A new report from the Office of the Inspector General in the Small Business Administration said the agency didn't tell private lenders to prioritize borrowers in under-served and rural markets when implementing federal relief, so rural and other underserved businesses may not have gotten much-needed funds from the $669 billion Paycheck Protection Program under the CARES Act.

"The report is the first independent analysis of a key feature of the government’s efforts to deal with the economic fallout from the coronavirus," Aaron Gregg reports for The Washington Post. It buttresses concerns about whether the funds from the $2 trillion CARES Act are being distributed fairly: "Last month, the Treasury Department had to warn well-capitalized, publicly traded businesses that they would probably not be eligible for the program after several national brand names reported receiving tens of millions of dollars in loans under the Paycheck Protection Program, while many small businesses without strong banking relationships struggled to get loans."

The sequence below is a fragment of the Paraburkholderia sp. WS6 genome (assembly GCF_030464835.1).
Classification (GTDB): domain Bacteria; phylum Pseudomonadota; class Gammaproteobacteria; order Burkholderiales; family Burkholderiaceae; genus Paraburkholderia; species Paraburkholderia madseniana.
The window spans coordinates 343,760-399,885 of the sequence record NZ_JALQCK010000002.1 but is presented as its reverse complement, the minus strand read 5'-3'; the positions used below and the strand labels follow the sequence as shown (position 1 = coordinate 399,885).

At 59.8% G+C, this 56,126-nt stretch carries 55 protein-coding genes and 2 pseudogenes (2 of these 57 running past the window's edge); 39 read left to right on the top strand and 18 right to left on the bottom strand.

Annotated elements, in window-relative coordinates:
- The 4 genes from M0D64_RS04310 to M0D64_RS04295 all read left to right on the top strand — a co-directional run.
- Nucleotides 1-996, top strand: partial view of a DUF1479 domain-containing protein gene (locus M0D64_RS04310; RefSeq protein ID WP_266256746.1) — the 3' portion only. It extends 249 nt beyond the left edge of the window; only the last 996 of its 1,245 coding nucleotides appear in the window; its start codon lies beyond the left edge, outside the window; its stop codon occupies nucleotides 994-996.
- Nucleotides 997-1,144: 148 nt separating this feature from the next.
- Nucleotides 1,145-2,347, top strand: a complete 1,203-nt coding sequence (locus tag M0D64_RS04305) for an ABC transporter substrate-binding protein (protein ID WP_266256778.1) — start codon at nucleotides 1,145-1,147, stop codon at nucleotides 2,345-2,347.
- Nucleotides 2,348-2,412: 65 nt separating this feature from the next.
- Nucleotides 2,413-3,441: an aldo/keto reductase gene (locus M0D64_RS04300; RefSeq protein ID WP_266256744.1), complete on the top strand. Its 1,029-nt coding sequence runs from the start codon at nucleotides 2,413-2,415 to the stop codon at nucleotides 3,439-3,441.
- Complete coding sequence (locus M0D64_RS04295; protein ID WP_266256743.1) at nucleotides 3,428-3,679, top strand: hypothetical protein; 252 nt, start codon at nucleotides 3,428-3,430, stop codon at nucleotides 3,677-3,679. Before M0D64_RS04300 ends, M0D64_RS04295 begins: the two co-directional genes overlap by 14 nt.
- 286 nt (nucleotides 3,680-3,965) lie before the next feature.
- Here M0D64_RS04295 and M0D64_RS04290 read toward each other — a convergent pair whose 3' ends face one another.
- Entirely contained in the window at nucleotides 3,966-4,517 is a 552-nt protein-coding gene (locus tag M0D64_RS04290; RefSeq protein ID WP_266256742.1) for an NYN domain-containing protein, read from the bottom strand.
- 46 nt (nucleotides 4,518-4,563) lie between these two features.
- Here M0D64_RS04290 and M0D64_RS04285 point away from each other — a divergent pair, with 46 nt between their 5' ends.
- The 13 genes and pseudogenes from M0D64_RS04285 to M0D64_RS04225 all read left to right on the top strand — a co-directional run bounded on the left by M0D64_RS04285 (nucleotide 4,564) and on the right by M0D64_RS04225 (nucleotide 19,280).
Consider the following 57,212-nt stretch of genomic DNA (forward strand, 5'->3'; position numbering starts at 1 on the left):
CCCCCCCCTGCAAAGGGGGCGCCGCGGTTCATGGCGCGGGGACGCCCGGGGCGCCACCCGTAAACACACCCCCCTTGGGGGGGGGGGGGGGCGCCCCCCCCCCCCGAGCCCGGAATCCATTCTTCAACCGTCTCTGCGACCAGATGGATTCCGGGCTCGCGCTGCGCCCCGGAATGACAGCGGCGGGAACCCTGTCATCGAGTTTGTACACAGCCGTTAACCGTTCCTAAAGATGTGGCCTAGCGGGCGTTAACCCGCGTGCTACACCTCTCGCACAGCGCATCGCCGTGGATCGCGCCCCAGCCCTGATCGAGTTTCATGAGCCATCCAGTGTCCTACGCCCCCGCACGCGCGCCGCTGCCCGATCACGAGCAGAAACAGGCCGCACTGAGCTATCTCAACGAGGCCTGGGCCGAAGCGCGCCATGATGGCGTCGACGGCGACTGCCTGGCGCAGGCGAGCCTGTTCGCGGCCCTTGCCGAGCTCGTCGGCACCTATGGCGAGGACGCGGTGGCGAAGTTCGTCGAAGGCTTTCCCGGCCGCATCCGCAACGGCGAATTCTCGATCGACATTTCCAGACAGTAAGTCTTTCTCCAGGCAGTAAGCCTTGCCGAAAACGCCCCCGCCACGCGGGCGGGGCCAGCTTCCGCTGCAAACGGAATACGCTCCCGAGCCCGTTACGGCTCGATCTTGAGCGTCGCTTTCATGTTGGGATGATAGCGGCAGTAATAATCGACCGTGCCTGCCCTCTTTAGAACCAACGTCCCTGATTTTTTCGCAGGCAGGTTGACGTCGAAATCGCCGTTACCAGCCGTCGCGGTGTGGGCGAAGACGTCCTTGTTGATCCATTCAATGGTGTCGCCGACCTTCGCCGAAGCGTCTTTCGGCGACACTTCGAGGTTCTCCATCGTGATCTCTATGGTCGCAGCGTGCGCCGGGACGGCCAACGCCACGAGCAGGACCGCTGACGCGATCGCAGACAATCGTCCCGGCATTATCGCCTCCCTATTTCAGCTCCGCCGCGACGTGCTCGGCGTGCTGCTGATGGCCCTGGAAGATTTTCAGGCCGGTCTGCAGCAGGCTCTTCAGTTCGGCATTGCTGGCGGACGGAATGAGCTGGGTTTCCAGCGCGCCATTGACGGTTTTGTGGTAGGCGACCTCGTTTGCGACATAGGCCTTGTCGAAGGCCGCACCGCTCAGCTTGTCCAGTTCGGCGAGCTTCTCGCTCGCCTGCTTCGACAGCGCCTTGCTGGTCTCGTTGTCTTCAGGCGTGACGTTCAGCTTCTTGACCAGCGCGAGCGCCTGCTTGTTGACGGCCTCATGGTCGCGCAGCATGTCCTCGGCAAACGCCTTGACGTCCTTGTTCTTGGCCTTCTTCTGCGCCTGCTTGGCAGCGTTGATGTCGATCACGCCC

The PPP is designed to allow small businesses to stay afloat and keep paying their employees via low-interest loans that can be forgiven if at least 75 percent of the funds are spent on payroll costs, among other measures. But the program relies on the banking industry to administer the program, with the SBA and Treasury functioning mostly as regulators, Gregg reports.